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The state and local governments throughout the United States interact within a complex system of multilevel governance to advance sustainability. However, we know little about what this hierarchical system of exchanges means for municipalities as they work to achieve energy efficient government operations. Drawing on a perspective of “contested federalism”, we examine how the transaction costs of state–local government relations affect the efforts of U.S. cities to lead by example and promote sustainability within their internal processes. We apply a Bayesian item response theory approach to assess the effects of state-level fiscal and policy interventions on municipal commitments to energy efficiency programs within their internal operations. Our findings suggest that increased fiscal support for state energy programs enhances municipal commitments to government focused energy efficiency. We also find a positive connection between state energy efficiency standards and municipal efforts to enhance energy efficiency within their internal operations. The alignment of state resources and policy efforts with municipal actions can reduce commitment and agency costs that obstruct policy outcomes. The findings speak to the importance of multilevel governance exchanges in municipal efforts to become leaders in sustainability.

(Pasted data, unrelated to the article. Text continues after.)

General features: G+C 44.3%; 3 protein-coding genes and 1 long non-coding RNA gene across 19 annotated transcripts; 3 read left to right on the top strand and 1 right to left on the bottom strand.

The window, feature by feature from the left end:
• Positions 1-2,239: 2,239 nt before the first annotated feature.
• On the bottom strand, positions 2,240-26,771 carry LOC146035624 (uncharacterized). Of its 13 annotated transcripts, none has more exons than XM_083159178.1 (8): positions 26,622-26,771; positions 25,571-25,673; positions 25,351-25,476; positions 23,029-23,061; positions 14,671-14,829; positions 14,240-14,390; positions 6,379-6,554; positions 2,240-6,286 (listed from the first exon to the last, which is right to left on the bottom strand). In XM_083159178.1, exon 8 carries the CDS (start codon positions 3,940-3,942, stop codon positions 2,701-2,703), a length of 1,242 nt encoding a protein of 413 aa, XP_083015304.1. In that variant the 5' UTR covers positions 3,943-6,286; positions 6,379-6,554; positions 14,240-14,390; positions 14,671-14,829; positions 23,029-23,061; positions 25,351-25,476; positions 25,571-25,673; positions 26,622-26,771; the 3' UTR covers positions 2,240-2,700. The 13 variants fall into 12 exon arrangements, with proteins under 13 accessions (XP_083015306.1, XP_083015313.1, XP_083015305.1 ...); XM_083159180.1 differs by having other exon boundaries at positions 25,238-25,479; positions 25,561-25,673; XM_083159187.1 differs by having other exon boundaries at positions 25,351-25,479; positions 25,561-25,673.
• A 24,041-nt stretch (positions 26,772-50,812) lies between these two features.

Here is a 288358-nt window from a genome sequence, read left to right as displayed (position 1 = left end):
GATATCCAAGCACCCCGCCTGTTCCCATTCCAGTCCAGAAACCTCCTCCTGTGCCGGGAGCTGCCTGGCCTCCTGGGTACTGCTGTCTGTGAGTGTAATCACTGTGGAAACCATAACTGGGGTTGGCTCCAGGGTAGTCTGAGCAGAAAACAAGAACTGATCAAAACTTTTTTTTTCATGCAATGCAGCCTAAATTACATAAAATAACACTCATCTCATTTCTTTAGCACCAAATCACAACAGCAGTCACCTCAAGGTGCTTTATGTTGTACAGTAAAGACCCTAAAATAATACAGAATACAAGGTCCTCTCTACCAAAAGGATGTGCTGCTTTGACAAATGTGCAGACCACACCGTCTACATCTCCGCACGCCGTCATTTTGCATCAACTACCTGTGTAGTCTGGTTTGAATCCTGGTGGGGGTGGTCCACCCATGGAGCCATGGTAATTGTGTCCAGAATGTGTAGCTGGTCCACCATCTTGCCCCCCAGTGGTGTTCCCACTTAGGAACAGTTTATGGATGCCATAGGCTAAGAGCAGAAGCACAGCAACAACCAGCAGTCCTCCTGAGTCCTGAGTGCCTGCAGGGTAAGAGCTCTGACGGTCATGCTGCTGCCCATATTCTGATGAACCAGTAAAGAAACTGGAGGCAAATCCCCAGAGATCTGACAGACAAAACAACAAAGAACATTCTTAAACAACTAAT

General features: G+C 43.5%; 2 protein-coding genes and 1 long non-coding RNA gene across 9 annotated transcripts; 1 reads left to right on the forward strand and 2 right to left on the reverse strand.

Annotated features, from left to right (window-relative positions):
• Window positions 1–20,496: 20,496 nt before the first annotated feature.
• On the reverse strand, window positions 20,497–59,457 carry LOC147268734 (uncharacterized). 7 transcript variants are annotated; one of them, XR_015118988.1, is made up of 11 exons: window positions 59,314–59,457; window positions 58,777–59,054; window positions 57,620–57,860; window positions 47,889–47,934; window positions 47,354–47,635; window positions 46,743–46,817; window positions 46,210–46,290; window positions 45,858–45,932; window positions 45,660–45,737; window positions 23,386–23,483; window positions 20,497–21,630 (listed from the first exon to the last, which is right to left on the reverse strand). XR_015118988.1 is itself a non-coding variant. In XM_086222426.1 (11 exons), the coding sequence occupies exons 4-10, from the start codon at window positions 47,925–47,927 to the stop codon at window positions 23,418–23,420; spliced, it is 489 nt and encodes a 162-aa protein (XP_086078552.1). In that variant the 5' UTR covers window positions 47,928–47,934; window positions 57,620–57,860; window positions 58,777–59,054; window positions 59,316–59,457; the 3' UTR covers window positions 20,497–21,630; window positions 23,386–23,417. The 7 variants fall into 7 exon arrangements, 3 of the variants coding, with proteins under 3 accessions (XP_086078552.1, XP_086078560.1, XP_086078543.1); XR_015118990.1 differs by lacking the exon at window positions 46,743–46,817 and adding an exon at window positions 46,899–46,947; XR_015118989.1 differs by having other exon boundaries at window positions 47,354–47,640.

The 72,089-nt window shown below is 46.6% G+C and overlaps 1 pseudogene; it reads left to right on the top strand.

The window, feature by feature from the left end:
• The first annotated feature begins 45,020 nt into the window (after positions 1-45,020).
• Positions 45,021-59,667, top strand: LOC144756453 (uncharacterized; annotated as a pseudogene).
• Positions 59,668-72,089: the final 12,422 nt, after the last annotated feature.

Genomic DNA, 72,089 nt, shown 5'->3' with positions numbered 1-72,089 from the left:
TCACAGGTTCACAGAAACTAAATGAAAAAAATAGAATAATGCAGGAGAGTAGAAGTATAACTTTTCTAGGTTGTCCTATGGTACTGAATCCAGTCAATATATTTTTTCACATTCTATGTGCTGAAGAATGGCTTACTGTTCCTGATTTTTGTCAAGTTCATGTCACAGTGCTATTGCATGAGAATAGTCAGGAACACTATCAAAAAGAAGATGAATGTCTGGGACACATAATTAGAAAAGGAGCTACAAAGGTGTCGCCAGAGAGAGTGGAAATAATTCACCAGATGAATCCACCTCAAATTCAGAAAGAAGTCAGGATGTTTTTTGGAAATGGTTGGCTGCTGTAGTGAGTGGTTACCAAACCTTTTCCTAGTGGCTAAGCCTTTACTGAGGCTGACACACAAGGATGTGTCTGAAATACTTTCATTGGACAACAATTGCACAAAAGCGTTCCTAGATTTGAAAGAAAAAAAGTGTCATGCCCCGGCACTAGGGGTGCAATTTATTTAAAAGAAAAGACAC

Energy efficiency; Leading by example programs; Municipal sustainability; Sustainable energy policies
Oil, Gas, and Energy | Sustainability
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How State Interventions Affect Municipalities Taking the Lead in Sustainability.